“The challenge will be to fund each phase as it comes along,” Hood said.

The most likely avenue for additional funding is an extension of the park sales tax after it expires in 2011. Another option would be for voters to authorize an increase in the tax prior to its expiration, but Griggs said that historically, that isn’t how it’s done.

“What we like to do is keep the sales tax as it is, and then if they extend it, it’s not an increase in sales tax,” he said. “Especially in this economy right now, (park funding) is maybe not a priority on a lot of the voters’ minds.”

One feature the two proposals have in common is a fishing area to be built on Philips Lake, funded in part by a Missouri Department of Conservation grant worth $157,500. The city will use $52,500 from its park development budget to match the grant and may spend more as dictated by council and public input.

At a bare minimum, Griggs said, the city will build a parking lot with enough space for 10 regular vehicles plus 10 more with trailers. There will also be a boat ramp, a dock and restrooms. The department would like to add a perimeter lake trail, a picnic shelter and a playground, but everything is open for debate.

The department plans to have the fishing area open by fall 2009, but that first will require permission from the Planning and Zoning Commission and the City Council.

The two options will be discussed at public planning meetings between 7 and 9 p.m. Wednesday and again on Jan. 7. Both meetings will be at the ARC, 1701 W. Ash St. There will also be opportunities for public comment through the city’s Web site,


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Ayn Rand December 5, 2008 | 6:24 a.m.

Either way, it looks as if Bearfield School, Boys Town/Girls Town and the rest of the old Woodhaven facility would be torn down. Is that the plan? That's the impression I get from the infographic.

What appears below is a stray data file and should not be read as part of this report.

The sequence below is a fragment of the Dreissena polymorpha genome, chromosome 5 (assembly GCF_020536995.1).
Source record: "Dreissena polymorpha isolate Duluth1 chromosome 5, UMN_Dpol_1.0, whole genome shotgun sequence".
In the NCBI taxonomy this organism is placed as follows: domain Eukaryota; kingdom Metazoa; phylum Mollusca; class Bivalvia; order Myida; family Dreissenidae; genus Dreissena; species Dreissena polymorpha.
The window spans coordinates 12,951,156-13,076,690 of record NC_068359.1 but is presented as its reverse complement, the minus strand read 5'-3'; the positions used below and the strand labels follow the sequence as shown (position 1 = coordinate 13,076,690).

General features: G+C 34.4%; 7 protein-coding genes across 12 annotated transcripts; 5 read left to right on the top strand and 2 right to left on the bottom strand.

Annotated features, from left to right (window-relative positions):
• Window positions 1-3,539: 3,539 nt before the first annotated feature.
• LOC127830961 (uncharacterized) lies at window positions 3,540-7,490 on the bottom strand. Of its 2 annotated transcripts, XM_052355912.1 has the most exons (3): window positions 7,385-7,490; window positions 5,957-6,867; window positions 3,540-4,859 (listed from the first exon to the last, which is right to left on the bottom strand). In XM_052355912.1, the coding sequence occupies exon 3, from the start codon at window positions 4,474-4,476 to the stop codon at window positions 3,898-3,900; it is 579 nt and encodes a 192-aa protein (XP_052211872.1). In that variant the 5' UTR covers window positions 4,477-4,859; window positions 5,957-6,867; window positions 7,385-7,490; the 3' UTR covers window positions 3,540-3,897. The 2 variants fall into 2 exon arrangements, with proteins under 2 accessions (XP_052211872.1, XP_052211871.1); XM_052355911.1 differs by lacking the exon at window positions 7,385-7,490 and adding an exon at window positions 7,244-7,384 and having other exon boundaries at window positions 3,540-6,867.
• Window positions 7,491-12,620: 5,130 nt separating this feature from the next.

(Report Comment)
Ray Shapiro December 5, 2008 | 2:16 p.m.

Once again, Parks & Rec gets a ton of money to pass on to the "construction industry." How many new, permanent jobs will this project generate for other residents, college grads and any job seekers considering moving to Columbia? Aren't we in need of economic and job growth and don't we have enough parks and activity centers to choose from already? The money this town historically and continually pours into "Parks & Rec" is ridiculous, considering all the other needs our citizens have during these "tight" times. When will the madness stop!

(Report Comment)
Charles Dudley Jr December 5, 2008 | 3:27 p.m.

ray shapiro I have to agree with you on this issue of constantly spending on more parks we obviously do not need.

(Report Comment)
John Schultz December 5, 2008 | 3:54 p.m.

Parks and Rec gets all that money because voters approved a half-cent sales tax, and its extension five years after. Hopefully they think about priorities and what services the city should be offering the next time it comes up for renewal.

(Report Comment)
John Besser December 5, 2008 | 4:21 p.m.

Ayr Rand, none of the facilities you mention are within the boundaries of the new park, and I can't see how they would be negatively affected by park development.

Personally, I hope the developed portion of the park will be kept as far away from the Gans Creek corridor (and Rock Bridge State Park) as possible.

(Report Comment)